SMURFLite: combining simplified Markov random fields with simulated evolution improves remote homolo
- Tufts University
April 17, 2013, 1 p.m. - April 17, 2013, 2 p.m.
One of the most successful methods to date for recognizing protein sequences that are evolutionarily related has been profile Hidden Markov Models (HMMs). However, these models do not capture pairwise statistical preferences of residues that are hydrogen bonded in beta sheets. These dependencies have been partially captured in the HMM setting by simulated evolution in the training phase and can be fully captured by Markov Random Fields (MRFs). However, the MRFs can be computationally prohibitive when beta strands are interleaved in complex topologies. We introduce SMURFLite, a method that combines both simplified Markov Random Fields and simulated evolution to substantially improve remote homology detection for beta structures. Unlike previous MRF-based methods, SMURFLite is computationally feasible on any beta-structural motif. We test SMURFLite on all propeller and barrel folds in the mainly-beta class of the SCOP hierarchy in stringent cross-validation experiments. We show a mean 26% (median 16%) improvement in AUC for beta-structural motif recognition as compared to HMMER (a well-known HMM method) and a mean 33% (median 19%) improvement as compared to RAPTOR (a well-known threading method), and even a mean 18% (median 10%) improvement in AUC over HHPred (a profile-profile HMM method), despite HHpred’s use of extensive additional training data. We demonstrate SMURFLite’s ability to scale to whole genomes by running a SMURFLite library of 207 beta-structural SCOP superfamilies against the entire genome of Thermotoga maritima, and make over a hundred new fold predictions. This is joint work with Noah Daniels, Raghavendra Hosur, and Bonnie Berger. Biography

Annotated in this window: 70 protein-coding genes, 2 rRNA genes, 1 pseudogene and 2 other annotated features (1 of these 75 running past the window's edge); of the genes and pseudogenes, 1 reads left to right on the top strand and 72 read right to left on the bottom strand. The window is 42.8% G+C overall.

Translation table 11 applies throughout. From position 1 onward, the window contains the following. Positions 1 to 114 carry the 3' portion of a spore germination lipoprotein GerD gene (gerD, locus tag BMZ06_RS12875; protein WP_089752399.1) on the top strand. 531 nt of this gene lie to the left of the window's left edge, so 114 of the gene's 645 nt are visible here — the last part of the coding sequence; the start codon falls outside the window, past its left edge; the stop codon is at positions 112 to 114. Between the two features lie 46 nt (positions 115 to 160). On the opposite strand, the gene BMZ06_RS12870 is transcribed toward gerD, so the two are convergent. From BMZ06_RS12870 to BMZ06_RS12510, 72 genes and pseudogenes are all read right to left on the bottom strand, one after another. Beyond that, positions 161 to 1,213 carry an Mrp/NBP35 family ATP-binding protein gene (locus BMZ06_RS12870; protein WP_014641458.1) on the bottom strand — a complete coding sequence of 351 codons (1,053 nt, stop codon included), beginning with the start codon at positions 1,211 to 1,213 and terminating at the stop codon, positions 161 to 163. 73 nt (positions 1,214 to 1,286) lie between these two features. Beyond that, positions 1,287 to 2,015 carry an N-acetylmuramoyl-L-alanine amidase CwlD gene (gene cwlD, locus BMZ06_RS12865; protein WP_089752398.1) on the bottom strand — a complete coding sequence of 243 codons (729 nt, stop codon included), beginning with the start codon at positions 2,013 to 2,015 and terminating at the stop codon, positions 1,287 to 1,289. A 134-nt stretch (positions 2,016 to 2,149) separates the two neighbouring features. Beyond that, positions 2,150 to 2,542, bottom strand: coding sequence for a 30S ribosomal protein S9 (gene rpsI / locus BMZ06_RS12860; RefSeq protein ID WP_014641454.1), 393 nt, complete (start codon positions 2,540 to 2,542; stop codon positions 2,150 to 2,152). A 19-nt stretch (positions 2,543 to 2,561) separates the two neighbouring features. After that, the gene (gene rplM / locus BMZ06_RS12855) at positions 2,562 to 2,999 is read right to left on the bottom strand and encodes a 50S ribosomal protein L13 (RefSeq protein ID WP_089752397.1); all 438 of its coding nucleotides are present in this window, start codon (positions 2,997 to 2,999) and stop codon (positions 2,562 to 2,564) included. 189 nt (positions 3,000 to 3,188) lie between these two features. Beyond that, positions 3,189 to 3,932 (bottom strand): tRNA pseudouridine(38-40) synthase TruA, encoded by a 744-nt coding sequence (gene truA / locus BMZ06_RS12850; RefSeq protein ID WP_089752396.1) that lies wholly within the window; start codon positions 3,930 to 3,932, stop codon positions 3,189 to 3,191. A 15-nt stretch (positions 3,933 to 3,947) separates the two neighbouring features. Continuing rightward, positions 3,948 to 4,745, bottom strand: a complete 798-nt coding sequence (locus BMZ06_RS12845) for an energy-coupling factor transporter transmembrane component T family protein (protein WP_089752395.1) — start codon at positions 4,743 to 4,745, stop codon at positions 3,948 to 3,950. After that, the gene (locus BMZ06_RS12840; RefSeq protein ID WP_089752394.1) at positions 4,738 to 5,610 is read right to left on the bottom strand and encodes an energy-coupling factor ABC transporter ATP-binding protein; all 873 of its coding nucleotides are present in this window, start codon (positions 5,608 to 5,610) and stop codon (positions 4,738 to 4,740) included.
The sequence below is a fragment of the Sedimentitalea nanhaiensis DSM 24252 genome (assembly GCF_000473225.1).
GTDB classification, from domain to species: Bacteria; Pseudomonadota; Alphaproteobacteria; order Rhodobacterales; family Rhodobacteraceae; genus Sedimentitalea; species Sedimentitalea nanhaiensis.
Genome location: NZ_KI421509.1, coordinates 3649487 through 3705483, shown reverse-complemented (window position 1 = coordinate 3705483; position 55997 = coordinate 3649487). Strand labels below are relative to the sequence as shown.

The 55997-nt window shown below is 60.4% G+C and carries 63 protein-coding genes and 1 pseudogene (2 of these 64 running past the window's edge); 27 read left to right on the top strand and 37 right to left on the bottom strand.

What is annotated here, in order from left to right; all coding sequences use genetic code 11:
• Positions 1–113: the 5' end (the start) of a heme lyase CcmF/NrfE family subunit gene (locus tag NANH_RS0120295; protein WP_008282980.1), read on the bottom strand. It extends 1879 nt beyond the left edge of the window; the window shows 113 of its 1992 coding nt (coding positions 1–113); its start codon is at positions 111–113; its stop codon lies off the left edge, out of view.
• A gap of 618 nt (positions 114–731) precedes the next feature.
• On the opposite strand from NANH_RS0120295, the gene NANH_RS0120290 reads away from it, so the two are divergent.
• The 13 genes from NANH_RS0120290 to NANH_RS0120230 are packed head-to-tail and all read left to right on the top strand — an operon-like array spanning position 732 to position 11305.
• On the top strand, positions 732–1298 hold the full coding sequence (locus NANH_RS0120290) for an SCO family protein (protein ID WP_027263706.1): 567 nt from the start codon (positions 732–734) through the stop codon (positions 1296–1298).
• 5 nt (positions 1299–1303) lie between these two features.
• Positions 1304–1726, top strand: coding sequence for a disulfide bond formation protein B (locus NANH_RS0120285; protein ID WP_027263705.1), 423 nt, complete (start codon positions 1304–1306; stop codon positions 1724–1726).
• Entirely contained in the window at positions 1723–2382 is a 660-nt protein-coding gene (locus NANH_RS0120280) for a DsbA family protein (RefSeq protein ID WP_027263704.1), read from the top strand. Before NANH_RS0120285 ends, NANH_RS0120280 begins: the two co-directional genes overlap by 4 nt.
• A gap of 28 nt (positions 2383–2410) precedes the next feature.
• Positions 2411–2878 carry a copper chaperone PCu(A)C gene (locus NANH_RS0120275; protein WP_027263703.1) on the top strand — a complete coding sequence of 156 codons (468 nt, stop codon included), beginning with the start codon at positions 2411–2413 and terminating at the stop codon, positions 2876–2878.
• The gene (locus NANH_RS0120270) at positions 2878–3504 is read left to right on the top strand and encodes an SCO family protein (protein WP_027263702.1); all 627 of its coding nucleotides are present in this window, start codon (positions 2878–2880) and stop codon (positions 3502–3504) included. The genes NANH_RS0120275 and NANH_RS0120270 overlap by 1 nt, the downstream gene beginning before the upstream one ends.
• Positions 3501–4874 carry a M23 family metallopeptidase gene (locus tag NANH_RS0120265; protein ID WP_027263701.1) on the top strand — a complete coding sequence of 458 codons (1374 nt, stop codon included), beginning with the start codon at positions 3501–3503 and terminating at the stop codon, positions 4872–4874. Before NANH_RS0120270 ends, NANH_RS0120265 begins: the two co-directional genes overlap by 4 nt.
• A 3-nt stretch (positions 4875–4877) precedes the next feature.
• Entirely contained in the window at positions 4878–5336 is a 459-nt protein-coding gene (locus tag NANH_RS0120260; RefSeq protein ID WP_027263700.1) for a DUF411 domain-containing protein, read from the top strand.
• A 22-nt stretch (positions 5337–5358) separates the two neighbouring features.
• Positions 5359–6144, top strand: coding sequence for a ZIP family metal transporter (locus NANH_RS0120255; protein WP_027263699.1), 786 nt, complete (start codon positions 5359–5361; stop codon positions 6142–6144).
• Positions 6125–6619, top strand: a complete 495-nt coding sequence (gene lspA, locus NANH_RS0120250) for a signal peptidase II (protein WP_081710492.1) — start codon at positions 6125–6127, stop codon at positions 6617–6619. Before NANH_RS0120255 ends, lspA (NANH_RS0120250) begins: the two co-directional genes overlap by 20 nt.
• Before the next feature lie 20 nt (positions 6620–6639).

Dr. Lenore J. Cowen is a Professor in the Computer Science Department at Tufts University. She also has a courtesy appointment in the Tufts Mathematics Department. She received a BA in Mathematics from Yale and a Ph.D. in Mathematics from MIT. After finishing her Ph.D. in 1993, she was an NSF Postdoctoral Fellow and then joined the faculty of the Mathematical Sciences department (now renamed the Applied Mathematics and Statistics department) at Johns Hopkins University where she was promoted to the rank of Associate Professor in 2000. Lured by the Boston area, and the prospect of making an impact in a growing young department, she joined Tufts in September, 2001. Dr. Cowen has been named an ONR Young Investigator and a fellow of the Radcliffe Institute for Advanced Study. Her research interests span three areas: Discrete Mathematics (since high school), Algorithms (since 1991 in graduate school) and Computational Molecular Biology (since 2000). She is on the editorial board of SIAM Review.